How to impress executive recruiters
Us Executive Recruiters can be a tough bunch to impress. We are fortunate to meet some of the smartest, most talented and highest paid individuals. Yet, I often hear about the struggle in trying to strike up a meaningful relationship with an Executive Recruiter.
Aside from stating the obvious, like having a great resume, there are some simple things you can do to improve your chances of getting noticed in an abundant candidate market.
Convey value- Fancy degrees and MBAs are great BUT you need to back it up by being able to succinctly promote yourself and make a notable first impression. I may sound like a broken record, but I am really passionate about personal branding. I regularly meet with executives who are great at promoting the company they represent, its’ products/ services, but suck at promoting themselves! A common fear is they will appear egotistical or arrogant. Many find that once they discover my formula, they can create a unique and authentic pitch, which will humbly highlight their value-add without sounding salesy.
Uncover your niche- Most executive recruiters specialise in certain fields or industry sectors. Likewise, so should you! Find your niche and highlight it on Linkedin and your CV. Ensure the content is relevant to your forte. To ensure you’re not pigeonholed in one sector, ensure you highlight your transferable skills in your profile.
First impressions – Around 80% of companies and recruiters are now using Linkedin as a sourcing strategy. Your headline is the first thing people see. It must be professional, relevant and emphasize your key skills and expertise.
Be a thought leader- Be known as an expert in your field. Building a solid reputation takes work. However, you don’t need to spend countless hours writing a blog. Keep it simple with a mix of Linkedin status updates, snappy posts and engage in meaningful discussions within specialist groups. These posts, over time, will impress executive recruiters. Goes without saying, cheesy motivational posts are a turn off.
Reach Out- Most executive advertisements attract at least 150 applicants. Establishing a relationship with executive recruiters in your industry can put you ahead of the race, even before the race starts. The best way to reach them is by phone, or ideally face to face. You cannot underestimate the power of personalised communication.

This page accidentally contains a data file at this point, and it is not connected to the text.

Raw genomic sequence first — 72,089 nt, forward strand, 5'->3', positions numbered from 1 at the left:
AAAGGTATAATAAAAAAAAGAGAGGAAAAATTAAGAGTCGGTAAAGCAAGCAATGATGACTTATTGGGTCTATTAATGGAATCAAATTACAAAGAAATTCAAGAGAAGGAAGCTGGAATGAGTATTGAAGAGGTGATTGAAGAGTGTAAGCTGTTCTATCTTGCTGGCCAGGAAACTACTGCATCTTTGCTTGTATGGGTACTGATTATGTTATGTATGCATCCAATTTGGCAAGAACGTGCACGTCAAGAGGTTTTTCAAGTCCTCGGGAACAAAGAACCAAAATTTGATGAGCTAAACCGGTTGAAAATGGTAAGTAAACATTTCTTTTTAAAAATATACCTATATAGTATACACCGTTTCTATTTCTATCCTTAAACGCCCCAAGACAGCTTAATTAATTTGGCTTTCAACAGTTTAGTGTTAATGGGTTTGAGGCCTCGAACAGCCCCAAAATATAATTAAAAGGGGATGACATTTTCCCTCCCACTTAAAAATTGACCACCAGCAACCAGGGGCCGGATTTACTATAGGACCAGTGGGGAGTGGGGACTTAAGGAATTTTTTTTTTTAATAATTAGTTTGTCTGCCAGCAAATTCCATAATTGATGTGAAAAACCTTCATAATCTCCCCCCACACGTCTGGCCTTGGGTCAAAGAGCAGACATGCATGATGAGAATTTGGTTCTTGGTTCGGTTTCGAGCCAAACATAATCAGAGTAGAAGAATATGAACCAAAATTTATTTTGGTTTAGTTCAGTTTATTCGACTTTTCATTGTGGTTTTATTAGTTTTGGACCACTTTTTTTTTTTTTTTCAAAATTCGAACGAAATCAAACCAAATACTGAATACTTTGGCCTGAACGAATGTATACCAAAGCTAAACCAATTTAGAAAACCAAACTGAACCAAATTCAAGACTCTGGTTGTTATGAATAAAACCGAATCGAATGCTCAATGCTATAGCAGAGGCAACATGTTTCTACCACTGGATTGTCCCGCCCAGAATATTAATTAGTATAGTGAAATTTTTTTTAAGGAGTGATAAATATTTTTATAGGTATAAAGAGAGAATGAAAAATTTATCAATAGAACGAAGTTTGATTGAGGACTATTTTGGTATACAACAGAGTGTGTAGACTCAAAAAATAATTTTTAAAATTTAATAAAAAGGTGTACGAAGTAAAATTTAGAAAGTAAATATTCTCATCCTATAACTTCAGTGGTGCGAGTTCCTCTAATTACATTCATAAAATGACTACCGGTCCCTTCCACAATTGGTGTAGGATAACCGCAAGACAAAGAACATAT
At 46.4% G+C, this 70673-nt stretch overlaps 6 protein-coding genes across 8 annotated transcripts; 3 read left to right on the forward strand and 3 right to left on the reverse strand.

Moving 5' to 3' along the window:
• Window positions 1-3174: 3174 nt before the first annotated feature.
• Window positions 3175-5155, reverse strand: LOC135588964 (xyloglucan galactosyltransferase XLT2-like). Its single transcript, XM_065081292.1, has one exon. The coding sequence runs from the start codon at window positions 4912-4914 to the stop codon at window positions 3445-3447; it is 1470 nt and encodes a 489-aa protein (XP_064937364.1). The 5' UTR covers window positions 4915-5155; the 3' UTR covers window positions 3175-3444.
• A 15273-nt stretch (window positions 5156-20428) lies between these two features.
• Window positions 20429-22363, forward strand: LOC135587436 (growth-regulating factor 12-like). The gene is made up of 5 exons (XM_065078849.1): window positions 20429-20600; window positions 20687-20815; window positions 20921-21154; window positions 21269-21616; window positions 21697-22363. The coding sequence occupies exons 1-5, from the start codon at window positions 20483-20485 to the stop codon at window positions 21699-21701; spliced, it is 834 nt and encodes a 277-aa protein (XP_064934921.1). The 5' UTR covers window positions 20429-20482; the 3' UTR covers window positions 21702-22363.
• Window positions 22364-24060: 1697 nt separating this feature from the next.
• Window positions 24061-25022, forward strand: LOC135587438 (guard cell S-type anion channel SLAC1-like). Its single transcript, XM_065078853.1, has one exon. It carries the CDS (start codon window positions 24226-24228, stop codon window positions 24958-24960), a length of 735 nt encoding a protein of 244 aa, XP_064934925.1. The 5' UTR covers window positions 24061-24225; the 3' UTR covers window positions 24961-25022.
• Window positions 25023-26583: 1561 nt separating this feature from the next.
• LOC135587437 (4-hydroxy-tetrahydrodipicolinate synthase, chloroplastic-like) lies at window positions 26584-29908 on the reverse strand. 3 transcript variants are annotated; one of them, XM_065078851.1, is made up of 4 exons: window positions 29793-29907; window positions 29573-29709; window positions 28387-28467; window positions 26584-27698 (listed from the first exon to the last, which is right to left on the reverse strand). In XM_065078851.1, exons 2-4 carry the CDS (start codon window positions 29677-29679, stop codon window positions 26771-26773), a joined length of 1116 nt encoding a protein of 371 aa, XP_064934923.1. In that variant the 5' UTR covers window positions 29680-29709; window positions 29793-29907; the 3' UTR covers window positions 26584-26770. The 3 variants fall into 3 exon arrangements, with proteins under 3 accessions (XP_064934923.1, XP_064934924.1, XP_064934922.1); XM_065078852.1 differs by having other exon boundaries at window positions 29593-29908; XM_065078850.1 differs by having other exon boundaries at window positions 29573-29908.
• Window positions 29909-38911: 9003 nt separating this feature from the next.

Whilst recruiters can be hard to catch, be persistent and do not leave a voicemail; keep trying until you catch them. When you are in front of someone, you’re harder to ignore! It will also get their attention, as most others when applying for a job, hit ‘send’ and hope for the best. Even if there’s no immediate suitable vacancy, you can still make your mark and be remembered.
Stay front of mind- Recruiters meet with lots of people everyday. Whilst they may seem really engaged during your meeting, they can quickly forget you due to the sheer volume of people they see. To do this, keep in touch BUT don’t stalk them! Determine their preferred method of contact – be it phone, text, email, or linkedin inmail. This way, you’re conditioning their expectations to stay in touch.
Establish exclusivity- Rather then registering with a whole bunch of search firms, do some research and hand pick the ones you think will work best for your niche. Let them know that you are being selective in who you are talking to. This will help their process and save the hassle of having to check that you haven’t already submitted an application for the same position with their competitor. Gone are the days of the scattergun approach. Being discerning and putting your energy into creating meaningful, ongoing relationships with a few key players will elicit a greater likelihood of being placed.
Recruiters are always looking for new clients and they know that candidates of today will become clients of tomorrow. Make this apparent in your meeting; that if they work hard to place you, there’s a probability you’ll return the favour by using their services, as well as recommending them to others. Emphasize that you’re prepared to honour a long- term relationship.
It all starts with a strong presence, strategic approach and good connection base. It’s worth doing the work upfront to get ahead of the competition.
*Originally published in The Age, Oct 2016.
Fiona Wainrit is a career expert who has successfully helped over 1,000 individuals make career transitions. Join her for wine & cheese at the ‘Authentic Networking’ event on 13th Oct. Register here.